...No one yet knows how ex-President Trump plans to stay involved in politics, but few expect him to sit on the sidelines.
“I don’t think he’s going to ride off into the sunset. I think he’s going to enjoy being a former President much more than he enjoyed being President, quite frankly,” a former GOP official says. But the Capitol siege throws Trump’s future appeal into question, the official notes. “Three weeks ago, I would have told you he loves to be kingmaker, loves to hold an endorsement over someone’s head and can be a factor as long as he wants to be. But now it’s just so up in the air.”
If he is not barred from office, he is expected to keep a 2024 candidacy on the table in an attempt to freeze the field and maintain his influence in the party, even if he doesn’t go through with another presidential run. Trump retains control of a millions-strong email fundraising list that delivered more than $200 million even after he lost the 2020 election—with most of the funds going to his own political coffers, not the party’s. And while not all his handpicked candidates won their races, his endorsement has been a powerful force in GOP primaries. Already, Trump allies are seeking to purge those perceived as disloyal, from House GOP Conference chair Liz Cheney, who supported impeachment, to the governors of Arizona and Georgia, who rebuffed Trump’s election attacks.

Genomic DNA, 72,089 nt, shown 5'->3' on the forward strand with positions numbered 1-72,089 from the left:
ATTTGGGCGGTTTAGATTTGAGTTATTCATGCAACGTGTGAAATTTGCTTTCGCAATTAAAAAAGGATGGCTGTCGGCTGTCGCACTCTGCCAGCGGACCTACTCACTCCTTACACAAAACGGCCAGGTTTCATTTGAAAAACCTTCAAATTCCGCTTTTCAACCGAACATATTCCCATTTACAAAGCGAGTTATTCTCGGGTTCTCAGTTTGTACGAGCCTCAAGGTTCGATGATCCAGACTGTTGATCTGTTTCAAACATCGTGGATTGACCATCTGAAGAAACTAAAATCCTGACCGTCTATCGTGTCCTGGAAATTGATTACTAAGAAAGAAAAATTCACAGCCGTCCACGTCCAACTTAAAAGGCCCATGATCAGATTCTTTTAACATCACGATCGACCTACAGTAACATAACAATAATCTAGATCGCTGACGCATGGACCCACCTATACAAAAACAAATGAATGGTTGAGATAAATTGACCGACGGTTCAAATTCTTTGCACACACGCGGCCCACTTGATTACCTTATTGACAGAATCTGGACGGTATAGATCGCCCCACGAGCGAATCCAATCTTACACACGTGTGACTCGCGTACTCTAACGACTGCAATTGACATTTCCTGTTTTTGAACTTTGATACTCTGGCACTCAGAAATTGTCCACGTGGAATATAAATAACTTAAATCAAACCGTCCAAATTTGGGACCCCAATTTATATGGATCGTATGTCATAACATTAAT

...[E]ven if he’s done with elected office, it’s clear that politics has become a Trump family business. His daughter-in-law Lara Trump is considering a Senate run in North Carolina, her home state, and there is talk of a political future for his children Ivanka and Don Jr.
Polls were eerily static throughout Trump’s term, unmoved even by such calamities as COVID-19. But for the first time, a significant chunk of Republicans moved away from Trump following the Capitol riot. Trump’s approval rating plummeted from the 40s to the 30s overall. Among those who consider themselves Republicans, 33% said the party should stop following Trump and take a new direction, and 12% said he should be criminally charged for his actions, in a recent Washington Post/ABC News poll.